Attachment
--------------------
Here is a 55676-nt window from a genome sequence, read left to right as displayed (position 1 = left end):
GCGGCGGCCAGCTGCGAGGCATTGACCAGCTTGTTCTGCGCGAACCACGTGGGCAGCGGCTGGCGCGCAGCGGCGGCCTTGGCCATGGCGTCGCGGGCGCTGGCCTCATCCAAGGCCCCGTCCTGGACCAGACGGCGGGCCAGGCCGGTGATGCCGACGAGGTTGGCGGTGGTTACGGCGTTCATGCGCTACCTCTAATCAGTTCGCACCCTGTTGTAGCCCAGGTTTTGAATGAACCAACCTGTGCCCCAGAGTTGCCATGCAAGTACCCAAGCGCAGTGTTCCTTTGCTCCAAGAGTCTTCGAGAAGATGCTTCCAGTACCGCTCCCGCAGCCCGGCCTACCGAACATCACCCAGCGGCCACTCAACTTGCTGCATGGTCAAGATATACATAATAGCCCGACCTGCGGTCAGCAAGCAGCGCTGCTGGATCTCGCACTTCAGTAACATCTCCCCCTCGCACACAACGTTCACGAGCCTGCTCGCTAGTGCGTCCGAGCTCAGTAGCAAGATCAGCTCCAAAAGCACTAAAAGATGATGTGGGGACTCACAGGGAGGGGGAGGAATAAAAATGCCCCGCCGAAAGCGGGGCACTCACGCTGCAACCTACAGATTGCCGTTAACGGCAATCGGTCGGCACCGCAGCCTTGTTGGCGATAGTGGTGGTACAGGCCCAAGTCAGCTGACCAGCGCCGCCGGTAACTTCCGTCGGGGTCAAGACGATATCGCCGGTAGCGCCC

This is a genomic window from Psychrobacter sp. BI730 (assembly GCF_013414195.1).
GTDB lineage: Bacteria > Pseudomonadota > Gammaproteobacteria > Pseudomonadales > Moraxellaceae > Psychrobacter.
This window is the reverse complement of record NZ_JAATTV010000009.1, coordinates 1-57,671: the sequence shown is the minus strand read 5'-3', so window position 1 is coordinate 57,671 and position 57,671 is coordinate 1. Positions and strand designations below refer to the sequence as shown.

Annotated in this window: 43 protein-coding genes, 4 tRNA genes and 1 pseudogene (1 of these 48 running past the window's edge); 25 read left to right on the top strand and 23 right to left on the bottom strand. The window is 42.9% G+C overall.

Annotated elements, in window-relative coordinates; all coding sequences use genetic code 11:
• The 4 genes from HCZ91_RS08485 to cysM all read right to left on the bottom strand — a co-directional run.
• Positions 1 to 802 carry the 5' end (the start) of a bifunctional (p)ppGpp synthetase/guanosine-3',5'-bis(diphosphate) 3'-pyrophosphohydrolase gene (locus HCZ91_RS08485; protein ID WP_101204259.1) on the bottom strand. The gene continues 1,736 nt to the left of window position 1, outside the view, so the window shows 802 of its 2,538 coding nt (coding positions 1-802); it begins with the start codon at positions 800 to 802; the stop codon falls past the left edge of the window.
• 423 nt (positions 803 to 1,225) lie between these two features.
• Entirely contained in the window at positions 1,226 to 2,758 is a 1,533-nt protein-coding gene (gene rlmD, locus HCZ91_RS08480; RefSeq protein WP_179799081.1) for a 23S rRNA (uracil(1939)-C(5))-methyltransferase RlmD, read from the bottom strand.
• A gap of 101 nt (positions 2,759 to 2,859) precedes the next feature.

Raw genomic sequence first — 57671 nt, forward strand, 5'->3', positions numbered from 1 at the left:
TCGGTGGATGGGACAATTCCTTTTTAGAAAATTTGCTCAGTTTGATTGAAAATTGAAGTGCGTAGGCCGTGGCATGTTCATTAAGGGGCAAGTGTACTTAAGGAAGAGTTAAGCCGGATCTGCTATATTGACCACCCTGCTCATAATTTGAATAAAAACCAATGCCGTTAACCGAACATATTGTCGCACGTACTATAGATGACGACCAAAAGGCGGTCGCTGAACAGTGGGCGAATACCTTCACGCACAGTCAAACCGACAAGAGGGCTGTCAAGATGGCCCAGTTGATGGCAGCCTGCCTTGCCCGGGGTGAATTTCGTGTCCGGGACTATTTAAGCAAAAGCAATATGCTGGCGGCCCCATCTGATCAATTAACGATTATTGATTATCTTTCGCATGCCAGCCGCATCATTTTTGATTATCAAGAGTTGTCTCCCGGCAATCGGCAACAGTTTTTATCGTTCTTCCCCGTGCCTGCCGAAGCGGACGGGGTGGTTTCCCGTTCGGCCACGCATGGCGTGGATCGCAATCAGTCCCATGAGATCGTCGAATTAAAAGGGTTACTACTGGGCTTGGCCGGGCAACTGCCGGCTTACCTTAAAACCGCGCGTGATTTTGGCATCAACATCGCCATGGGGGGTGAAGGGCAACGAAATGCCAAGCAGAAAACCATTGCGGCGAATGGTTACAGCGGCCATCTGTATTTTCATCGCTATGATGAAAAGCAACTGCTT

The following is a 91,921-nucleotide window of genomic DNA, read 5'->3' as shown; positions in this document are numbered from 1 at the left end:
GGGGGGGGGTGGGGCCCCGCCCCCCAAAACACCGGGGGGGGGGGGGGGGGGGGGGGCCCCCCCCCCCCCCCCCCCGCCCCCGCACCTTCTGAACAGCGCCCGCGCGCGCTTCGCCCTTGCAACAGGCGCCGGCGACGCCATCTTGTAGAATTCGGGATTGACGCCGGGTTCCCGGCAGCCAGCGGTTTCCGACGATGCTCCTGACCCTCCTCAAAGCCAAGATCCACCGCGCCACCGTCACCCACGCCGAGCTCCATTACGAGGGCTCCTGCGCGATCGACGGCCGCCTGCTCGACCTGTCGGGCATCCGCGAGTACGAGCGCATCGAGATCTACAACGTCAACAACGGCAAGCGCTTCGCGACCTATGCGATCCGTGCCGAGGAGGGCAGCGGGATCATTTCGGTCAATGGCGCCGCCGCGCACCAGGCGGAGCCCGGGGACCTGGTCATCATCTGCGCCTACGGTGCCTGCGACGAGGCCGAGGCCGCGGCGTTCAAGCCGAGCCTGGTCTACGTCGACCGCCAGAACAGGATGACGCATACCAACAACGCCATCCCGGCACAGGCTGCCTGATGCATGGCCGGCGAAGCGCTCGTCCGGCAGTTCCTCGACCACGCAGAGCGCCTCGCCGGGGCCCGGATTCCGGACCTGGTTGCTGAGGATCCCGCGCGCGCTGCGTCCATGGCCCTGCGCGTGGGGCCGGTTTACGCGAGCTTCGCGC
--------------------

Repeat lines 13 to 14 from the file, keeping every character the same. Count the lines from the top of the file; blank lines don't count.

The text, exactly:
Raw genomic sequence first — 57671 nt, forward strand, 5'->3', positions numbered from 1 at the left:
TCGGTGGATGGGACAATTCCTTTTTAGAAAATTTGCTCAGTTTGATTGAAAATTGAAGTGCGTAGGCCGTGGCATGTTCATTAAGGGGCAAGTGTACTTAAGGAAGAGTTAAGCCGGATCTGCTATATTGACCACCCTGCTCATAATTTGAATAAAAACCAATGCCGTTAACCGAACATATTGTCGCACGTACTATAGATGACGACCAAAAGGCGGTCGCTGAACAGTGGGCGAATACCTTCACGCACAGTCAAACCGACAAGAGGGCTGTCAAGATGGCCCAGTTGATGGCAGCCTGCCTTGCCCGGGGTGAATTTCGTGTCCGGGACTATTTAAGCAAAAGCAATATGCTGGCGGCCCCATCTGATCAATTAACGATTATTGATTATCTTTCGCATGCCAGCCGCATCATTTTTGATTATCAAGAGTTGTCTCCCGGCAATCGGCAACAGTTTTTATCGTTCTTCCCCGTGCCTGCCGAAGCGGACGGGGTGGTTTCCCGTTCGGCCACGCATGGCGTGGATCGCAATCAGTCCCATGAGATCGTCGAATTAAAAGGGTTACTACTGGGCTTGGCCGGGCAACTGCCGGCTTACCTTAAAACCGCGCGTGATTTTGGCATCAACATCGCCATGGGGGGTGAAGGGCAACGAAATGCCAAGCAGAAAACCATTGCGGCGAATGGTTACAGCGGCCATCTGTATTTTCATCGCTATGATGAAAAGCAACTGCTT